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Critics of the pharma industry have gotten good at selective reporting. So good, I've started tuning out. But, with a public official pulling similar punches, my ears can't help but perk up.
Anybody else had enough of the AARP's regular "Trends" reports on prescription-drug pricing? I'd been tuning them out, since the only difference from one report to the next was the date. But Rep. Henry Waxman (D-CA), with his September 2006 analysis on industry profits since the implementation of Part D, has reignited my interest—and my ire.
Peter J. Pitts
Let's start with AARP.
The first thing to note is that "Trends" relies on a measure of wholesale cost from a proprietary dataset—not the actual prices paid by cash customers. Patients with insurance (yes, like Part D) don't ever see these prices. America's insured focus their attention and anger on ever-rising co-pays (which increase many-times-fold the price of the prescription medicines they are, in theory, linked to).
I think the folks over at Big Insurance (yes, like the AARP) have some explaining to do.
The AARP report also regularly ignores the impact of patent expiration and generic-drug entry on the overall cost of therapy. It's intellectually dishonest to only focus on a "basket" of on-patent medications while ignoring the cost savings that occur when patents expire. This is particularly important since 50-percent-plus of all scripts are filled with generics!
In other words, the typical cash-paying senior will experience less than half of the increase the AARP report claims. And why aren't these people on Part D, anyway? Or is this report only a veiled marketing tool to get more seniors to sign up for the AARP plan? Just wondering.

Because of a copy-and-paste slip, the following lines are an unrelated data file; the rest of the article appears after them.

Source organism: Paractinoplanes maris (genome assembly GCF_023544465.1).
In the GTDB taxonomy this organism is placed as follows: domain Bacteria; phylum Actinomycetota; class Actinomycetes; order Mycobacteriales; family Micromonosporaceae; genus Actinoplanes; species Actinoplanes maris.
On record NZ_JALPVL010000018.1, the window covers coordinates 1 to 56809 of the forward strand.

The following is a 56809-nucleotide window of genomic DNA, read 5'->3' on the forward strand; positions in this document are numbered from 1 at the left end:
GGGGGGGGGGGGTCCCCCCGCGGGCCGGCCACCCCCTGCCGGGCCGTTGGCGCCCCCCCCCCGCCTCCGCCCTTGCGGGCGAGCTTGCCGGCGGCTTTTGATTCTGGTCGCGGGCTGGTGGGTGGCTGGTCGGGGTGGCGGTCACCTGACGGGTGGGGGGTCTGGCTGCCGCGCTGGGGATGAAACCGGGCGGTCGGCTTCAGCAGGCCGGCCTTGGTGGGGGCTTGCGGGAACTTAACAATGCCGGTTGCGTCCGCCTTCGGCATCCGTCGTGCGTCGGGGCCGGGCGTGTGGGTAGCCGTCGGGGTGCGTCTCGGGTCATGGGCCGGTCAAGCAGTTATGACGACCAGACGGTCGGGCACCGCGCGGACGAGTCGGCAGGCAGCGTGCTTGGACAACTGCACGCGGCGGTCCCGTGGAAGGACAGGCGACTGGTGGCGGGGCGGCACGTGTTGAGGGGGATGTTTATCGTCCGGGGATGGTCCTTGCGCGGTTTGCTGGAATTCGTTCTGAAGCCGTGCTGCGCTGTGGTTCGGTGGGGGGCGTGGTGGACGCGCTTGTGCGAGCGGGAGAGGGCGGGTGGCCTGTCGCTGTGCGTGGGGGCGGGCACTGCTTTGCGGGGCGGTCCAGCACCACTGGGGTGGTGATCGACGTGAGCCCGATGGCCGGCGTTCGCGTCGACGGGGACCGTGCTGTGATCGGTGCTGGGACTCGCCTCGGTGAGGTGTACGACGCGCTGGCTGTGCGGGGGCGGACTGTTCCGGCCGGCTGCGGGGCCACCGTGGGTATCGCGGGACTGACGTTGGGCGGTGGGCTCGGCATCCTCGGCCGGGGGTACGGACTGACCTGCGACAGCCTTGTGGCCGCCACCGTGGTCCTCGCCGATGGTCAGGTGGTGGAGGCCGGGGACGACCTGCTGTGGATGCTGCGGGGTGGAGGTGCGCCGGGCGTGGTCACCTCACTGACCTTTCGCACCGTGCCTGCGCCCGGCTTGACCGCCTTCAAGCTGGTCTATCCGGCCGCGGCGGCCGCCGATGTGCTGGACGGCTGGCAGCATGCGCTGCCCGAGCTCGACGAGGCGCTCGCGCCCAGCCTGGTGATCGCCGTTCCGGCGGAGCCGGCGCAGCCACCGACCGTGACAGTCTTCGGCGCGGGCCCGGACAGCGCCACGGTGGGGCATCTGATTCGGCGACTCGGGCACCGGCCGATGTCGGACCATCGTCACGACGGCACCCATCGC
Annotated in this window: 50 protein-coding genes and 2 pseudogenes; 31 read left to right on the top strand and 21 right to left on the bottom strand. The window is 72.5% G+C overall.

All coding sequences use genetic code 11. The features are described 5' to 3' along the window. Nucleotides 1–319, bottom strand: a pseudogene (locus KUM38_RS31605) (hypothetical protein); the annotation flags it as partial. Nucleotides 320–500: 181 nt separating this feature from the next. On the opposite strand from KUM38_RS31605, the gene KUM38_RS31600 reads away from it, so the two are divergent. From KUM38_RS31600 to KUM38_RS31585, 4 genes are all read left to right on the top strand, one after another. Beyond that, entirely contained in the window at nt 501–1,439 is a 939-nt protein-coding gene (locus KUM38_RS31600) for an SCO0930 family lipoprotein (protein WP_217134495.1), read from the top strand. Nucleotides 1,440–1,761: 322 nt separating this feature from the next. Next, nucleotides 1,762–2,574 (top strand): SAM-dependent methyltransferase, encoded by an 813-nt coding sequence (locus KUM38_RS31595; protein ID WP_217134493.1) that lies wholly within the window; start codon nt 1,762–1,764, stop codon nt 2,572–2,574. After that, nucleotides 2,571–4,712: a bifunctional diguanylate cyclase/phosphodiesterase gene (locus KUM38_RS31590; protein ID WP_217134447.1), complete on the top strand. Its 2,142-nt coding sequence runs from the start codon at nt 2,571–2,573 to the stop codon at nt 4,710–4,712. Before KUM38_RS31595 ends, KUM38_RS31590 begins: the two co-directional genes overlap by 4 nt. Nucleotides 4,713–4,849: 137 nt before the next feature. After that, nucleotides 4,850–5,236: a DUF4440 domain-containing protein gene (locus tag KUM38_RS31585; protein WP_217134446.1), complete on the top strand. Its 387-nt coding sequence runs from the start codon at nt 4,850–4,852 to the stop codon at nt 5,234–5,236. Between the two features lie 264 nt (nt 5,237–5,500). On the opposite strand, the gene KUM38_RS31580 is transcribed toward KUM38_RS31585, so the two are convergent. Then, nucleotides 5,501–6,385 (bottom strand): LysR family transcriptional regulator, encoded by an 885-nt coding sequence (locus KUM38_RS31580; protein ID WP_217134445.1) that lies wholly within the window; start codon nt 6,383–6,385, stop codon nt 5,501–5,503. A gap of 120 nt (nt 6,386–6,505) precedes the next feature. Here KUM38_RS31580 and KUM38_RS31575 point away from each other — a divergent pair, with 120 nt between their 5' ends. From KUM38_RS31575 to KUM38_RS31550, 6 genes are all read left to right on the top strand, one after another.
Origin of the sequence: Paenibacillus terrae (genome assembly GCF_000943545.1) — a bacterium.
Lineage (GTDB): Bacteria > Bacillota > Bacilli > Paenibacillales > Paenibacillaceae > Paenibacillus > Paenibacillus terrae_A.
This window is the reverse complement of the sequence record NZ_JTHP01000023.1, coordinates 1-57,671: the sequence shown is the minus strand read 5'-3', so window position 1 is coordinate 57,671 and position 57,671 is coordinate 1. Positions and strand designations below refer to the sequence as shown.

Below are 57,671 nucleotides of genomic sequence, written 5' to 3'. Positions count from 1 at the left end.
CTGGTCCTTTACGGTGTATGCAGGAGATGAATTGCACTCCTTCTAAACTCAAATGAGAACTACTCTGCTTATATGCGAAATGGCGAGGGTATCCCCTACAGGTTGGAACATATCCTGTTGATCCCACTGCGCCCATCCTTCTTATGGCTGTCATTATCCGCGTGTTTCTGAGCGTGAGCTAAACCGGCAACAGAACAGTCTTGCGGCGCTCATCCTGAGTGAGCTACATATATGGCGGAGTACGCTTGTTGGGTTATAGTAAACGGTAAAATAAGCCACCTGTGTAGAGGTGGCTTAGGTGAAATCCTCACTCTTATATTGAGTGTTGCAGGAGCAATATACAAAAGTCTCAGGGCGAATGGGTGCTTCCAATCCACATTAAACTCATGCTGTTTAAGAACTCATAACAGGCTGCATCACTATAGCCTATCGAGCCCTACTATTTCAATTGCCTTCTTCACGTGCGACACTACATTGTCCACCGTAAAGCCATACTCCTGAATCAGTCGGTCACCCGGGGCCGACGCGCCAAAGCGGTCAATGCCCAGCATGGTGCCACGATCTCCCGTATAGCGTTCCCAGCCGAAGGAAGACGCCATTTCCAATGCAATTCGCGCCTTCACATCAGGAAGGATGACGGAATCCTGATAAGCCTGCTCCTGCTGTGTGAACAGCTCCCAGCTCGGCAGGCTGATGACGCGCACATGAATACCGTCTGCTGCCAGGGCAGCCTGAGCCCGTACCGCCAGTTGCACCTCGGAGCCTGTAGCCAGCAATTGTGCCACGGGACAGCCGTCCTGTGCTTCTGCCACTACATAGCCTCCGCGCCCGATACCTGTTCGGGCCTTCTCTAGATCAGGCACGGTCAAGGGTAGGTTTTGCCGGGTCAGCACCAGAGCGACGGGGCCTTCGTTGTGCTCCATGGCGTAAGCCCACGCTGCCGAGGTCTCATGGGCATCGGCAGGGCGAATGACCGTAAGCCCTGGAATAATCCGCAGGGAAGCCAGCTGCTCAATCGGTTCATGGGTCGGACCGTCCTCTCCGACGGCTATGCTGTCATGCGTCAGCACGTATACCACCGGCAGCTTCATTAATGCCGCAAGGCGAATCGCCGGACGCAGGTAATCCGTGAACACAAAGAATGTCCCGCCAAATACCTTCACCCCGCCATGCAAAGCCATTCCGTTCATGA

And in the spirit of transparency (and we all agree that transparency is a good thing, right?) consider this: The AARP report is produced by Stephen Schondelmeyer, a well-known critic of Big Pharma and an advocate for the generic-drug industry. And, speaking of transparency, why doesn't AARP use the dataset available from CMS—a very carefully developed, publicly available measure of price trends actually faced by consumers? Just wondering.
Now, as to Mr. Waxman, a few comments:
His analysis, written in response to AARP's "reporting" on the subject, claims that since the implementation of Part D, the net income of Pfizer (our planet's largest pharmaceutical company) grew from $3.7 billion in the first half of 2005 to $6.5 billion in the first half of 2006. A $2.8 billion gain. Wow, right?
Not so much when you consider that Pfizer's second-quarter SEC filing showed that growth was driven by increased interest earnings of $1.5 billion and $1.1 billion worth of favorable tax provisions. That adds up to $2.6 billion of the $2.8 billion gain. Not so "wow" after all.
This stuff isn't secret, it's public—and if I can find it then Mr. Waxman is hiring the wrong interns.
(I should also add that, according to Fortune, the pharmaceutical industry is ranked 34th among all industries by growth and 31st in return to shareholders.)
But wait, there's more ...
Mr. Waxman's report claims that the pharmaceutical industry has reaped a $2 billion windfall from reduced rebates because of the shift of Medicaid dual-eligibles to Medicare Part D.
Nope. CMS estimates that 2006 Medicare drug plan discounts and rebates will average 27 percent rather than the 15 percent initially projected. And you know where that rebate money comes from, right?
But the most absurd claim from Henry "Big Soundbite" Waxman is that Big Pharma's ability and willingness to raise prices is a direct result of Part D and the non-interference clause.
Nope. Consider the facts:
It must really gall Mr. Waxman that competition (like in private-marketplace competition) really does drive price down and quality up.
Me? I actually read Wealth of Nations in my high school AP World History class.
Peter J. Pitts is a former associate commissioner for FDA. He can be reached at email@example.com